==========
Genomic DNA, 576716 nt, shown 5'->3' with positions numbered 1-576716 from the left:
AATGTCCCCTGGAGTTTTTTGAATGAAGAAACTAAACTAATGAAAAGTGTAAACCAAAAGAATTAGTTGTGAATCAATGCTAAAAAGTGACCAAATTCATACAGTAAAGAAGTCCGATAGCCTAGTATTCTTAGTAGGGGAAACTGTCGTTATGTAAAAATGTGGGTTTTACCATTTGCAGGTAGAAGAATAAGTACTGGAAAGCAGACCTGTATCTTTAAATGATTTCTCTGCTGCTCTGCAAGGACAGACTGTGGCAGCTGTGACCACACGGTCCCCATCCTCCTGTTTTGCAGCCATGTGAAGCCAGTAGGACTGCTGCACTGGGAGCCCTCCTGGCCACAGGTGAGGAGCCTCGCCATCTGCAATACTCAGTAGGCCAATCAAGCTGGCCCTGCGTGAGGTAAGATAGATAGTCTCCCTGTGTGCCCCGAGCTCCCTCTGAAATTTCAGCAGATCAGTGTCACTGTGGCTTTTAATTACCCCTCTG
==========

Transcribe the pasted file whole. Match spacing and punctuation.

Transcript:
Genomic DNA, 576716 nt, shown 5'->3' with positions numbered 1-576716 from the left:
AATGTCCCCTGGAGTTTTTTGAATGAAGAAACTAAACTAATGAAAAGTGTAAACCAAAAGAATTAGTTGTGAATCAATGCTAAAAAGTGACCAAATTCATACAGTAAAGAAGTCCGATAGCCTAGTATTCTTAGTAGGGGAAACTGTCGTTATGTAAAAATGTGGGTTTTACCATTTGCAGGTAGAAGAATAAGTACTGGAAAGCAGACCTGTATCTTTAAATGATTTCTCTGCTGCTCTGCAAGGACAGACTGTGGCAGCTGTGACCACACGGTCCCCATCCTCCTGTTTTGCAGCCATGTGAAGCCAGTAGGACTGCTGCACTGGGAGCCCTCCTGGCCACAGGTGAGGAGCCTCGCCATCTGCAATACTCAGTAGGCCAATCAAGCTGGCCCTGCGTGAGGTAAGATAGATAGTCTCCCTGTGTGCCCCGAGCTCCCTCTGAAATTTCAGCAGATCAGTGTCACTGTGGCTTTTAATTACCCCTCTG